The mood in the run up to the elections was upbeat. The parties nominated fresh faces with smart ideas. Candidates debated and discussed their development agenda face-to-face in several public platforms – on television, on stage and in newspaper interviews. Creative schemes to make cities environment and gender friendly struck the right chord among the voters. The civility displayed by contending mayoral candidates - posing for group photograph arm in arm, embracing each other and even seeking each other's vote - was a lesson in itself for the political leadership of national level.
Regrettably, such positive vibes for an exercise in democracy did not lead to its logical conclusion. Little did the electorate realise that forces were at play to rob their right to franchise in the most blatant form and they would soon be the victims of yet another round of cooked up elections. The unfolding of events on the eve of the elections and on the election-day dashed all expectations of those who dared to hope for a better future for the country's politics.
The partiality of the EC was reflected in the run up to the elections as well as on the election day. For the first time in the country's history the EC solicited the opinion of the police in fixing the date of the polls. It rejected the opposition pleas for shifting of the date and meeting some other conditions to ensure a level playing field. It failed to halt appointment, promotion and development activities of city corporations that compromised a fair election procedure. It refused to take any action against attacks on Khaleda Zia and her campaign team and reversed its decision to deploy army on grounds of "misunderstanding". All these factors point to the Commission's obvious bias in favour of the candidates supported by the administration.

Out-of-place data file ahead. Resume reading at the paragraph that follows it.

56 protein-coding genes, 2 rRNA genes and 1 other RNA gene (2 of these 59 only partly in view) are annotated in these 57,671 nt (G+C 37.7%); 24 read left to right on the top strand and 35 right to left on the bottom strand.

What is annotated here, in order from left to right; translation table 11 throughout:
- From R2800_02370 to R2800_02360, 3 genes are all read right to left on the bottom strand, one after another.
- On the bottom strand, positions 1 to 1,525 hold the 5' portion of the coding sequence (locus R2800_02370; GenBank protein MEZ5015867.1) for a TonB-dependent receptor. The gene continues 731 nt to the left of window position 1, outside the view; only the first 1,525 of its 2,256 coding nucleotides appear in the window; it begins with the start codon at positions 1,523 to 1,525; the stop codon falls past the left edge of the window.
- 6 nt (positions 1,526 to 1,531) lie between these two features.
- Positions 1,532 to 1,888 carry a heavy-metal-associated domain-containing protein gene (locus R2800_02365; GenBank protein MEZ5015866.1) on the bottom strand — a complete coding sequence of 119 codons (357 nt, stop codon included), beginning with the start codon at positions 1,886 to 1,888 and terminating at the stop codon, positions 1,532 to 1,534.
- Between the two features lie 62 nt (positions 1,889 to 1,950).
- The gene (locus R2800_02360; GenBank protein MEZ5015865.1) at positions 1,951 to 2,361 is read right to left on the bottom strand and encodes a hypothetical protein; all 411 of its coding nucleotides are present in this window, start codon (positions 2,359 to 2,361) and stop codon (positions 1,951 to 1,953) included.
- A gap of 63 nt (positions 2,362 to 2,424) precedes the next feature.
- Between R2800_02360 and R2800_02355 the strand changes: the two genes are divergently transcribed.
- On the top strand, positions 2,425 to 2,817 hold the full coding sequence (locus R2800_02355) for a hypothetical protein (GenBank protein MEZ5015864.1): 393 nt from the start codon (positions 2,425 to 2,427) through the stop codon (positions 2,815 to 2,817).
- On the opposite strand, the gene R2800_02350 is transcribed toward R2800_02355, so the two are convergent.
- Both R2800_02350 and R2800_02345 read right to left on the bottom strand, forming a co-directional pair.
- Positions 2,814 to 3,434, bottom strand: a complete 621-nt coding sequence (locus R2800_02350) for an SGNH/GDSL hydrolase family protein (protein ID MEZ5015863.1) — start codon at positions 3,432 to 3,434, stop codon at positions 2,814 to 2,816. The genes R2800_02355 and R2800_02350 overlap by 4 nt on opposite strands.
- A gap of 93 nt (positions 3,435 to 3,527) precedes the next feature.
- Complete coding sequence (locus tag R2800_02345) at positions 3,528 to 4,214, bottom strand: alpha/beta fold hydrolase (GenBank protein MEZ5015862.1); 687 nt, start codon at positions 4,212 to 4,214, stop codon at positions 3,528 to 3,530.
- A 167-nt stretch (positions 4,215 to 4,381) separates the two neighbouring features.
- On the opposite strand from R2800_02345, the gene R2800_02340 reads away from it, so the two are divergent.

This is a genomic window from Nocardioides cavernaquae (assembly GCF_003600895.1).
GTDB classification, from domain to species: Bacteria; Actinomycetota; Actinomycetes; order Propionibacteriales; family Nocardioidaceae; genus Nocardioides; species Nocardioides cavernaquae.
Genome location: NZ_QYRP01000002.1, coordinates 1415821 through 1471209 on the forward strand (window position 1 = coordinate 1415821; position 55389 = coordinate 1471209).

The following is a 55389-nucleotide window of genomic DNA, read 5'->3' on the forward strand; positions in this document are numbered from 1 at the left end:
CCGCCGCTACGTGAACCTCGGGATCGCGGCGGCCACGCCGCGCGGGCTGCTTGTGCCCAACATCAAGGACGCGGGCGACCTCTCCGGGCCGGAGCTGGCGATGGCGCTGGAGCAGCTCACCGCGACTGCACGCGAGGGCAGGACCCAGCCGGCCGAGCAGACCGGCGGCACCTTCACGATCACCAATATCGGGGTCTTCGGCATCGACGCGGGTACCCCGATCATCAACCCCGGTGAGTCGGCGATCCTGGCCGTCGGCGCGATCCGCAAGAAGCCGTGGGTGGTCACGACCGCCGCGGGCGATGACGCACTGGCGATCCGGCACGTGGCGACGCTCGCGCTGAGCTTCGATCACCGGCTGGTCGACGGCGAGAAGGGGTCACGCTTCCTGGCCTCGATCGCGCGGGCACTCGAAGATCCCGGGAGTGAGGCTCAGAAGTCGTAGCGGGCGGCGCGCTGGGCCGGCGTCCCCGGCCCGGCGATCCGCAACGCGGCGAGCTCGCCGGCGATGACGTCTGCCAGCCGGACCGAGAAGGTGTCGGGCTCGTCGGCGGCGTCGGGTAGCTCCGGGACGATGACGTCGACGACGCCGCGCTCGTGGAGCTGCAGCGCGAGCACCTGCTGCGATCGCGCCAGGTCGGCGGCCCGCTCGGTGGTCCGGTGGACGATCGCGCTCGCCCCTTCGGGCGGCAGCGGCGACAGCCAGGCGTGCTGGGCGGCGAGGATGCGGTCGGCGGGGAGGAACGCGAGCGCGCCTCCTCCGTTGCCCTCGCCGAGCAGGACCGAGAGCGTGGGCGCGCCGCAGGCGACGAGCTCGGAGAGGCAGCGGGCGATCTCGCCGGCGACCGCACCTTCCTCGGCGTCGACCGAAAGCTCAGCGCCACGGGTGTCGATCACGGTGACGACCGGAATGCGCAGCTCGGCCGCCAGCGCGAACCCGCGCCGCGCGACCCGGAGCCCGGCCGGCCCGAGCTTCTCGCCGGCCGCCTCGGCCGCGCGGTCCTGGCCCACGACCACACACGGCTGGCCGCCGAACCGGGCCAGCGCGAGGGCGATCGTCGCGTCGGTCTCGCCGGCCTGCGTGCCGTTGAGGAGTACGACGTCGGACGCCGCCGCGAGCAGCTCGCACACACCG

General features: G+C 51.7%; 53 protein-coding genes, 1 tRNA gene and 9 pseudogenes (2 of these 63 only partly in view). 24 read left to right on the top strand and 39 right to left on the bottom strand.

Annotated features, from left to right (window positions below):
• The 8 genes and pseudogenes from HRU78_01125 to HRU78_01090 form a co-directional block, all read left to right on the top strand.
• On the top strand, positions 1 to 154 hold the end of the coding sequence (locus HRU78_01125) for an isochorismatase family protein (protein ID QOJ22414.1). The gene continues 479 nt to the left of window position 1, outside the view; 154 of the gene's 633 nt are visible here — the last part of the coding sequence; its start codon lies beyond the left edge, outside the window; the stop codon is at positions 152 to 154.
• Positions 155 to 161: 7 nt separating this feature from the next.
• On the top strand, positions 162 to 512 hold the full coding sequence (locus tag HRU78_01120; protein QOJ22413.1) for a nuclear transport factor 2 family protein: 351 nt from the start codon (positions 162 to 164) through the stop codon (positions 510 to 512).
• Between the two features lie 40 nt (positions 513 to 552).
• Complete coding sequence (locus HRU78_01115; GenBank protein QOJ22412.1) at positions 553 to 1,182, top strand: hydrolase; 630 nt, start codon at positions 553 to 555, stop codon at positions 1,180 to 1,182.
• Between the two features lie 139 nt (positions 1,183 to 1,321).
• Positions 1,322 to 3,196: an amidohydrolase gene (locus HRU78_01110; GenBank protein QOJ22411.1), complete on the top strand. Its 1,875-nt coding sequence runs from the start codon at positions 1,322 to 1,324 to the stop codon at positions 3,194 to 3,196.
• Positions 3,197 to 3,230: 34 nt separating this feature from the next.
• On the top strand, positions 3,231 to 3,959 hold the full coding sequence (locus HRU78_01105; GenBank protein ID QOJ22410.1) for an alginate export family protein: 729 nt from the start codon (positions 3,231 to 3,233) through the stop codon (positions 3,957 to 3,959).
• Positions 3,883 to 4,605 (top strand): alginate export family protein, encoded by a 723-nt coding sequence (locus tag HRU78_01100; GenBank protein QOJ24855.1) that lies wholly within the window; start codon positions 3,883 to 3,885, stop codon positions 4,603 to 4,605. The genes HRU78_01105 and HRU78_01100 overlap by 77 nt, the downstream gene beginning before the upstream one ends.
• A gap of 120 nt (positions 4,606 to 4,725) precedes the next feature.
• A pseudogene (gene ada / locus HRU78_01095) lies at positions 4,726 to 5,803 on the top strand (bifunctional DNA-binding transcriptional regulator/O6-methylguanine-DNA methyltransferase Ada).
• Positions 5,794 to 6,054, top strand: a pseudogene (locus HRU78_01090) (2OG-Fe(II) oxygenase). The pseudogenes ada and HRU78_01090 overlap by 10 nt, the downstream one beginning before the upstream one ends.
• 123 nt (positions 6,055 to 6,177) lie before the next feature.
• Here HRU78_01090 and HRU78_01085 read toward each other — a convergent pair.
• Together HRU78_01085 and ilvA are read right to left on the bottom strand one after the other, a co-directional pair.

The EC's tilt was no less pronounced on the eve of and on the day of the elections. Press reports, photographs and narratives of many involved in the election administration process have amply established its culpability in undermining fair election. The EC failed to call in and deploy army and take any meaningful action in cases of alleged ballot stuffing in favour of ruling party candidates, intimidating and expelling polling agents of the opposition camp, restricting access of journalists and accredited observers to polling centres on spurious grounds and protecting and extending necessary support to the functionaries involved in election duty who came under threat. No less graphic is the case in which EC Secretariat's own observers were attacked and their laptop and cameras snatched. In an instance, a treasury bench MP, Ekhlas Molla, was alleged to have seized the camera of one EC observer and delete the photos from the camera. No action was taken in this case either. All these have led the eminent local government expert Tofail Ahmed to observe, "It does not seem that there was such a body as the EC during the polls… They have completely failed."
Thus the city polls failed to deliver on the expectations that it generated among the populace. Once again it became clear that the incumbent political leadership has little faith in the collective judgement of the people and the constitutional body such as the EC is merely an appendage of the executive arm of the state.
The writer teaches International Relations at the University of Dhaka. He researches and writes on migration and rights issues.